'Skulls' Trojan attacks Symbian mobile phones

DUSSELDORF, Germany -- Users of Nokia Corp.'s 7610 smart phone and possibly other phones running Symbian Ltd.'s Series 60 software should be aware of a new Trojan program on the Internet.

"We have located several freeware and shareware sites offering a program, called Extended Theme Manager, that contains a Trojan horse," Mikko Hypponen, director of antivirus research at Helsinki-based F-Secure Corp., said today in an interview. "The virus writer is going by the name Tee-222."

The malicious code, called Skulls, deactivates all links to Symbian system applications, such as e-mail and calendar, by replacing their menu icons with images of skulls, Hypponen said. Users of affected phones can only send or receive calls, he said.

F-Secure issued a warning on Friday.

Hypponen said the Extended Theme Manager program looked "pretty convincing" as a freeware maintenance tool and that many sites had not bothered to verify it or even try it out. Most monitored sites, he said, have since removed the program.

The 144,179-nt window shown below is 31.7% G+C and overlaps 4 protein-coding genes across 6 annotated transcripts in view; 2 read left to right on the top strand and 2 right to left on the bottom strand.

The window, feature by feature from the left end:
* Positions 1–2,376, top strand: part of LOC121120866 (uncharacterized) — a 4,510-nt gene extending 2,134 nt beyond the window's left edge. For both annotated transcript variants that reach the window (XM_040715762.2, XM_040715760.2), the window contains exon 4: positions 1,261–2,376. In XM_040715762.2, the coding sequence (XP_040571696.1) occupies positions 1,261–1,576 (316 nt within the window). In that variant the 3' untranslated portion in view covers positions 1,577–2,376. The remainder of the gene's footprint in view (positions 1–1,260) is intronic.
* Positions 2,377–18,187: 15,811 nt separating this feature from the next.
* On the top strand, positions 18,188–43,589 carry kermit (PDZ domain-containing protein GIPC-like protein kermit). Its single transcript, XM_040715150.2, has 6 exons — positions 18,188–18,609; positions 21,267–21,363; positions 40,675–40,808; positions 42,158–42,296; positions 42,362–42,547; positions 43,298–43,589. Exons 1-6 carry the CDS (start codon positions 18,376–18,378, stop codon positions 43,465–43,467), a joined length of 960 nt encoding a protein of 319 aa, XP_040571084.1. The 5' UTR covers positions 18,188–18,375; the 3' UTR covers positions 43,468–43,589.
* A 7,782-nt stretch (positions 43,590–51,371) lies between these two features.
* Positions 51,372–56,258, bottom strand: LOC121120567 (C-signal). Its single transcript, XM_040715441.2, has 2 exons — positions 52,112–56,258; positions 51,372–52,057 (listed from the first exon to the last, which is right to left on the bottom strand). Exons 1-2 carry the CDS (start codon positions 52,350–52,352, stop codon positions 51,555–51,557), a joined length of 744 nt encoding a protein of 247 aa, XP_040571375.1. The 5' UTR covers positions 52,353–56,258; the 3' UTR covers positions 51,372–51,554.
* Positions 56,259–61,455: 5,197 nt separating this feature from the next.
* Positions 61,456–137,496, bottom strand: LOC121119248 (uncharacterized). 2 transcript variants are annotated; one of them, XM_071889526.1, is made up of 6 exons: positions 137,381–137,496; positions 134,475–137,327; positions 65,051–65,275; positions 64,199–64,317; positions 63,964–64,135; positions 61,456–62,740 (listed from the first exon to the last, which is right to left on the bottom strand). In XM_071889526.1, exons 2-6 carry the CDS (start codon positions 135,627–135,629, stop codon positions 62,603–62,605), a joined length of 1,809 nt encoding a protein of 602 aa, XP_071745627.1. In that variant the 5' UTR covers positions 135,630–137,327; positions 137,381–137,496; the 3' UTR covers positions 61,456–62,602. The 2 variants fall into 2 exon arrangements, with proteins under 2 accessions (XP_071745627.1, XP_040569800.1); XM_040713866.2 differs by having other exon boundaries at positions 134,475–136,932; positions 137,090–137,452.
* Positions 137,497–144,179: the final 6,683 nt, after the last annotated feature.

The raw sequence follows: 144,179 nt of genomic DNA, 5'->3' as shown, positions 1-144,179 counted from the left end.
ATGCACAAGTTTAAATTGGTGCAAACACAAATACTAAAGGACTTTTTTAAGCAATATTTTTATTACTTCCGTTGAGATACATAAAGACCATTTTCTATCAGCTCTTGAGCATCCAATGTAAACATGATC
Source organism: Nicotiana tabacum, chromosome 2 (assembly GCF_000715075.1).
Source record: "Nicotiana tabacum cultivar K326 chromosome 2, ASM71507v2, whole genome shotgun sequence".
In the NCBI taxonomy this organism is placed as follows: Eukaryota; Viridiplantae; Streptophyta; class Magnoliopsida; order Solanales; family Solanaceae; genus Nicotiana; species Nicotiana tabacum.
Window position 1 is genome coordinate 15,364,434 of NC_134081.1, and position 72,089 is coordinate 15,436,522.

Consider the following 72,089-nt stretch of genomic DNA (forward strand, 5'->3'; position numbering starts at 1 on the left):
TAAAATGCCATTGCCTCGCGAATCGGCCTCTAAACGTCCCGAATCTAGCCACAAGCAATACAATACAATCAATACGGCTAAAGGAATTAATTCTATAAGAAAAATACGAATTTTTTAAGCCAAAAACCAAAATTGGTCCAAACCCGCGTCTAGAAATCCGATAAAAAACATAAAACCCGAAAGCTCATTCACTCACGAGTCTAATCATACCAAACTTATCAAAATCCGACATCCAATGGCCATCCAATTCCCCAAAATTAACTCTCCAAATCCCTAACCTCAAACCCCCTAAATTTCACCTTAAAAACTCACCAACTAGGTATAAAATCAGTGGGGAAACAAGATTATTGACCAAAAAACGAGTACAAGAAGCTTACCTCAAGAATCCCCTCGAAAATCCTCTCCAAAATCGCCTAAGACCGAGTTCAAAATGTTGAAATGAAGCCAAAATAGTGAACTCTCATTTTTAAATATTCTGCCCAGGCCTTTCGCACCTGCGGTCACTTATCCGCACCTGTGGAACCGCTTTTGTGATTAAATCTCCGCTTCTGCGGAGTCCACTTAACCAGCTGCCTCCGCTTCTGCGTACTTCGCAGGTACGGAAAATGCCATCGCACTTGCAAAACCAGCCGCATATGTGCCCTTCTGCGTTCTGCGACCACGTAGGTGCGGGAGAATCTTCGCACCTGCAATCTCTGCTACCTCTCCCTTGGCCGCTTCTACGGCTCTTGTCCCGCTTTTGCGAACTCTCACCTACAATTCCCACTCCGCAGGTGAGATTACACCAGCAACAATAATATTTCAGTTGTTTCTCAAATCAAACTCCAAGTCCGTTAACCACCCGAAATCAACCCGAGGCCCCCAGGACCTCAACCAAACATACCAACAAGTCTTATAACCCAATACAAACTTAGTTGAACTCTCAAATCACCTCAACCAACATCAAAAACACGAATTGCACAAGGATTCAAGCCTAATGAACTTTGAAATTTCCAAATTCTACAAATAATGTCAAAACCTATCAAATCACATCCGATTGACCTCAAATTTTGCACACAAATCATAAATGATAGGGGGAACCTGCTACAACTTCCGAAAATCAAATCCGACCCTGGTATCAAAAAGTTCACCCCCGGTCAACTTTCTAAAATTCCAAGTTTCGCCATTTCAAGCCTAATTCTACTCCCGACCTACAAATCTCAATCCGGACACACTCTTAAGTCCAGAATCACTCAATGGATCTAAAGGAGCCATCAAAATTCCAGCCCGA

When installing the file "extended theme.sis," Symbian phone users are informed by the operating system that the software is not Symbian Signed -- a trusted software application program initiated by the OS developer -- and asked if they want to continue, Hypponen said.

"This is definitely a good warning but the problem is that any advanced PC user who downloads software regularly sees this kind of warning 99% of the time and simply clicks OK," he said. "So the warning isn't really protecting much."

One way to correct the problem, Hypponen said, is a hard reset, which restores affected phones to their default factory setting. Unfortunately, all private data, such as phone books and calendars, is lost in the process.

Earlier this year, the Symbian operating system software was the target of the Cabir virus, which, like Skulls, transmits a .sis file. But unlike Cabir, which scans for accessible phones within Bluetooth range and makes a copy of itself, Skulls is not self-replicating.

Copyright © 2004 IDG Communications, Inc.

  
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